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How far should we feel pity for both Frankenstein and the monster?

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"How far should we feel pity for both Frankenstein and the monster?" Essay By looking carefully at the arguments both for and against feeling pity for Frankenstein and his monster, it is easy to see that we should feel much pity for both. The "monster" was brought to life on a dark night and thrown into unwittingly into the wide world; a world in which he was forced into solitude due to the neglect of his creator and the rejection of all who saw him. For the whole of his life he was spurned by all who lay eyes on his skin-deep ugliness because their judging minds could not see the person who lay beneath. According to the monster, as he tells Frankenstein whilst talking to him, "You must create a female for me with whom I can live in the interchange of those sympathies necessary for my being". All he wanted was a small amount of love and affection from anyone or anything. This shows he has some human feelings and makes the reader empathise with what Frankenstein's monster has to cope with. ...read more.


The terrible things the monster did were brought on by the neglect and rejection he suffered, and not being allowed to have someone to love and care for. These are all things humans cannot deal with, making the reader feel more pity because of what he was driven to and the human needs and emotions he shows. Pity for Frankenstein is felt mostly because of the heavy losses he had to come to terms with, when his family and indeed happiness was ripped from him by the one he created. The creator is supposed to have some power over what the creation does, not the other way round. Frankenstein is portrayed as a very noble character, a man who excites love and compassion in everyone he meets. He is not trying to do a bad thing by creating the monster, he is just curious and pushing for what he thinks will help mankind forever - immortality and the ability to resurrect the dead. For all the goodwill and effort Frankenstein put into his work all that he received was nothing but tragedy and destruction. ...read more.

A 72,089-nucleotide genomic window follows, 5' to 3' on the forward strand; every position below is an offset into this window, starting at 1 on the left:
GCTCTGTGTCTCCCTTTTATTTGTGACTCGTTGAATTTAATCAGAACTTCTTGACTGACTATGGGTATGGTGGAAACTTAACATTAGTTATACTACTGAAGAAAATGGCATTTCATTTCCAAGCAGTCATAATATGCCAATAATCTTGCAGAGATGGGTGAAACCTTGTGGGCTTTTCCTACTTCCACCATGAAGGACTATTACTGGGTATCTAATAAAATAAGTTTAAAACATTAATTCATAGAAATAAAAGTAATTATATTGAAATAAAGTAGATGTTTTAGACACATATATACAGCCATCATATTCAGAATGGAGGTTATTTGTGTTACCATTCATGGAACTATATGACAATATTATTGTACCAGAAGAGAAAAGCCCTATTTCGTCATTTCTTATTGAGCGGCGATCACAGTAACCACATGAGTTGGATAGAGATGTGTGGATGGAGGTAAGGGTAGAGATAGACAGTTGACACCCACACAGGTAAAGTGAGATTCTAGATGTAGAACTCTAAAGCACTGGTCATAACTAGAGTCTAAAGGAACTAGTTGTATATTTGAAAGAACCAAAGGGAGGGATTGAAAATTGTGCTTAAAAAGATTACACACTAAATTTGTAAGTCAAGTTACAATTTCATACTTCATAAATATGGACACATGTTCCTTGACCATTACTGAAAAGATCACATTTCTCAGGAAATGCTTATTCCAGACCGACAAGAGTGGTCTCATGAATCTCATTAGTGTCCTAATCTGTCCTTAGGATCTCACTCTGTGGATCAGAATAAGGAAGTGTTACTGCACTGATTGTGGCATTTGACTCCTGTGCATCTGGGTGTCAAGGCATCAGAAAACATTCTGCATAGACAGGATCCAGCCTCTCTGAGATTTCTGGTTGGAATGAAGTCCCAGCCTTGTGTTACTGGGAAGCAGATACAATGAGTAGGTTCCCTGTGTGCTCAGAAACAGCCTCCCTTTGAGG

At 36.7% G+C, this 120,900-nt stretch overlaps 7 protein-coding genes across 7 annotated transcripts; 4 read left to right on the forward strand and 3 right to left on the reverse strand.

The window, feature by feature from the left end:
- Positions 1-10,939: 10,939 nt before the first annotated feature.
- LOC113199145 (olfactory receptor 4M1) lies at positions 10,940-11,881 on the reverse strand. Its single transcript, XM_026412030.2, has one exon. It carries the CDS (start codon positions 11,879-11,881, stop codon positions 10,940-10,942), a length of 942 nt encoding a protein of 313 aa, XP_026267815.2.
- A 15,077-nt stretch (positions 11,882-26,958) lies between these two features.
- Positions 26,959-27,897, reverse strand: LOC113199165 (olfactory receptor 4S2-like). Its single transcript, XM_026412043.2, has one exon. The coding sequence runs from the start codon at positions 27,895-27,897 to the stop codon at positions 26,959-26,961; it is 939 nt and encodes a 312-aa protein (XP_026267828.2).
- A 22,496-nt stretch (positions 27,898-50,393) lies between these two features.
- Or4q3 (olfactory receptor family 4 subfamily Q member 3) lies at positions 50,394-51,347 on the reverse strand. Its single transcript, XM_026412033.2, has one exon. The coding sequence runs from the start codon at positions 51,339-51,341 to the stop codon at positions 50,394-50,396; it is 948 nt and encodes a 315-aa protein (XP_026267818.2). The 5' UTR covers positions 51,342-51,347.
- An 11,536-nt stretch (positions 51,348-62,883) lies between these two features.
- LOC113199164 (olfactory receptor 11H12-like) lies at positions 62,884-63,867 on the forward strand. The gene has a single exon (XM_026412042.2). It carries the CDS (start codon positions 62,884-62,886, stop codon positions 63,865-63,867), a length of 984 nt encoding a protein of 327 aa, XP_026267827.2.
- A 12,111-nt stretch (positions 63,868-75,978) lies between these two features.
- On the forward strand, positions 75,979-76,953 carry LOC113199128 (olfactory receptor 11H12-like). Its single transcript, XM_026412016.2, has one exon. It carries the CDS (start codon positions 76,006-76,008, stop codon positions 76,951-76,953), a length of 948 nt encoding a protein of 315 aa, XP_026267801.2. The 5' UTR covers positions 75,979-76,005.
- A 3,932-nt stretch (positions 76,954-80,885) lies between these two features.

Not only this but, once finished with his work and had seen what he monster was, he abandoned it and hoped that it would just die, meaning he could avoid having to deal with it. The only reason he was so focussed was because he wanted to make a difference to mankind and for that, his family would just have to wait. Having seen his creation he realised that what he had done was wrong, but he could not destroy the monster because he had actually made the monster better than the human race itself. Instead he was sure that lack of experience in the world would get rid of the monster for him. The book tells a lot about human nature, that people are not made by their nature but their nurture, and that there are very pleasant sides to it, but this comes with the very nasty sides as well. The amount of criticism of human nature makes us feel pity throughout the book and I believe that this large amount of pity felt for characters in Frankenstein, along with the death of such a noble man and his creation, makes this book the perfect definition of the word tragedy. Jack Tavener 4R 1 5/1/2007 ...read more.

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